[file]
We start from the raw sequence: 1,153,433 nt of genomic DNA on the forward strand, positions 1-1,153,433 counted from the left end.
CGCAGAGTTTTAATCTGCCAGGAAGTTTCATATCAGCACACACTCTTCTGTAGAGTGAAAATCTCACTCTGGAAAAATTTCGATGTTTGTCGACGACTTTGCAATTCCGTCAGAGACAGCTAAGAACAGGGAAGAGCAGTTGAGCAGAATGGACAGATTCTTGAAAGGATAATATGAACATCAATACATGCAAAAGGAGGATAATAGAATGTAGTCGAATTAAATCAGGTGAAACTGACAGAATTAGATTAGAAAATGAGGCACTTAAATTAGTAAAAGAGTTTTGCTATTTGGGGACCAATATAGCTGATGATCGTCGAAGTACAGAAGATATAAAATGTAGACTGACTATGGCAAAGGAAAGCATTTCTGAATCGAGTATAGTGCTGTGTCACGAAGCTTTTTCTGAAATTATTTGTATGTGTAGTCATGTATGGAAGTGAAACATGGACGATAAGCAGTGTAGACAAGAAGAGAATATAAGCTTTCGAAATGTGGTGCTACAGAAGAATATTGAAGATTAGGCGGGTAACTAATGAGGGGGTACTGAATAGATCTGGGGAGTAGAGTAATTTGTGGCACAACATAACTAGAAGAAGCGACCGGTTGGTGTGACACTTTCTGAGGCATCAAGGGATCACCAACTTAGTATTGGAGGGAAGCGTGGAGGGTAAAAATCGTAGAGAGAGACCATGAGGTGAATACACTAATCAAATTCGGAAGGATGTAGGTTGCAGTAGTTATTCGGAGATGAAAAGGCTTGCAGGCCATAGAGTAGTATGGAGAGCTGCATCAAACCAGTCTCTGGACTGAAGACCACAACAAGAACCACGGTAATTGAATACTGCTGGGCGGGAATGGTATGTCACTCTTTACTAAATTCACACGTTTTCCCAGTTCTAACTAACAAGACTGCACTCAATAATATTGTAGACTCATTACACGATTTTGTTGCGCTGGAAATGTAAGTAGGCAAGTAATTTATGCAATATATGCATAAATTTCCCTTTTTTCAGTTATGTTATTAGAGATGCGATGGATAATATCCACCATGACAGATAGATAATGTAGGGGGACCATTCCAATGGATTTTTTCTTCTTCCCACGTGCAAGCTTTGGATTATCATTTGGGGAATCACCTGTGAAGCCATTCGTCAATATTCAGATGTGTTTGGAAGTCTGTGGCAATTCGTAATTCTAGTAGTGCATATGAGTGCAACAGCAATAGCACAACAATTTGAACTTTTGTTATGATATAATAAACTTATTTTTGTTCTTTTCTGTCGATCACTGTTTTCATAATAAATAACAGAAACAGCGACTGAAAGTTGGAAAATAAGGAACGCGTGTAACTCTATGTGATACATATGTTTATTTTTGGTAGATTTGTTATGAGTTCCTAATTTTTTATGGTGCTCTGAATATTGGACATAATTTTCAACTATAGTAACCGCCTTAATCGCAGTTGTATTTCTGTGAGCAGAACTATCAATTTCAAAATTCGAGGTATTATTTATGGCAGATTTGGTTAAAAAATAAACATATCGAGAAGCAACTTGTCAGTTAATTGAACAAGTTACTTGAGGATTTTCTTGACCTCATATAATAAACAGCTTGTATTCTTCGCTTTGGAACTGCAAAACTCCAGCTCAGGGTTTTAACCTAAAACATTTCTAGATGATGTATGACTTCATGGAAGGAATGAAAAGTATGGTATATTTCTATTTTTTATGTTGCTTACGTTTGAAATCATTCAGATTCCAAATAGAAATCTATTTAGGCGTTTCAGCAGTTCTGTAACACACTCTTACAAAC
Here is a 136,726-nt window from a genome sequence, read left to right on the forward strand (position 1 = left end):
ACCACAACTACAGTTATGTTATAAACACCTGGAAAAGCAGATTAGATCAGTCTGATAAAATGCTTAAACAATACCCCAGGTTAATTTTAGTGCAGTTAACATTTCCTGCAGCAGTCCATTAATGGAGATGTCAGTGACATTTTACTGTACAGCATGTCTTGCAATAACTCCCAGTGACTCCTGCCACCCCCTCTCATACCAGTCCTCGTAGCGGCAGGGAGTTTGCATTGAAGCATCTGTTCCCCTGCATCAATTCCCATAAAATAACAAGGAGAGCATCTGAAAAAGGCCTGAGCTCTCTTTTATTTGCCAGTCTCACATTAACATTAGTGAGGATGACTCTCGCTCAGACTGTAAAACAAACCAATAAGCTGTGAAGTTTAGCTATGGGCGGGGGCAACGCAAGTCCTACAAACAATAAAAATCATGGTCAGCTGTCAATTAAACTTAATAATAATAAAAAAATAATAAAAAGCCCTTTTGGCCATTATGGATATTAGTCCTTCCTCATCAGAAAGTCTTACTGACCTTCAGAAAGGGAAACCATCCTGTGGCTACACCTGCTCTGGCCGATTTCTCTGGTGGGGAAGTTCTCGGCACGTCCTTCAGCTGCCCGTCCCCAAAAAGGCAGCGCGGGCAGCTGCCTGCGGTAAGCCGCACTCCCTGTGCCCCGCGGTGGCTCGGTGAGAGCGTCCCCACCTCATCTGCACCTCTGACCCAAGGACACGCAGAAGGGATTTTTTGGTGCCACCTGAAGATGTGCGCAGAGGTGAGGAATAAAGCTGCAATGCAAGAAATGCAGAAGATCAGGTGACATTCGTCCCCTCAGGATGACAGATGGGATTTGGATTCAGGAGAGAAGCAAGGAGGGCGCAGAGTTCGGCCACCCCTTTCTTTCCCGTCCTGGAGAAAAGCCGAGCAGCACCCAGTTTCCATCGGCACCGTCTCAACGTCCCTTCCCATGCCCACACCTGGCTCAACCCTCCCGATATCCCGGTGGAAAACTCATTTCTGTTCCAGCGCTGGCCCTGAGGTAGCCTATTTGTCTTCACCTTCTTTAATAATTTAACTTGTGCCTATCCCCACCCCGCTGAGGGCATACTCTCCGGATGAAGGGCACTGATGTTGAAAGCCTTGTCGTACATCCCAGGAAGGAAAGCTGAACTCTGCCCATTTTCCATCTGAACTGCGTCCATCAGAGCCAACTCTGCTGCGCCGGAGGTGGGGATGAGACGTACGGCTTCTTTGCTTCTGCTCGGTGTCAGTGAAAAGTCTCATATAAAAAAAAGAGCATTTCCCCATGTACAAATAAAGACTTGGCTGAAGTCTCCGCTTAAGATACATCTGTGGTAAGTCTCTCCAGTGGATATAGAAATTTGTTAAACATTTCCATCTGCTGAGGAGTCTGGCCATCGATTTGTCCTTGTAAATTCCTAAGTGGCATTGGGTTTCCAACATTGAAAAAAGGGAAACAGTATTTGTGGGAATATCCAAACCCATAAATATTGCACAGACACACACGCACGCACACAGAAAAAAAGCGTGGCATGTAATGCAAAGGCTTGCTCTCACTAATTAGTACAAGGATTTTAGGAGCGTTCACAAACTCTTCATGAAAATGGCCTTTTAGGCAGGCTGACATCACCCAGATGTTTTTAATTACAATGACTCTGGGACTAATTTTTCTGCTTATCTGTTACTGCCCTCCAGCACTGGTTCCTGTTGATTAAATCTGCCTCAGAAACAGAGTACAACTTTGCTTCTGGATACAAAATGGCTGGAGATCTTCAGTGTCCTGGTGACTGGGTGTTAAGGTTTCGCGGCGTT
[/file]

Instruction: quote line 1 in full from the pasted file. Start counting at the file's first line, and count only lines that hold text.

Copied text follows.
We start from the raw sequence: 1,153,433 nt of genomic DNA on the forward strand, positions 1-1,153,433 counted from the left end.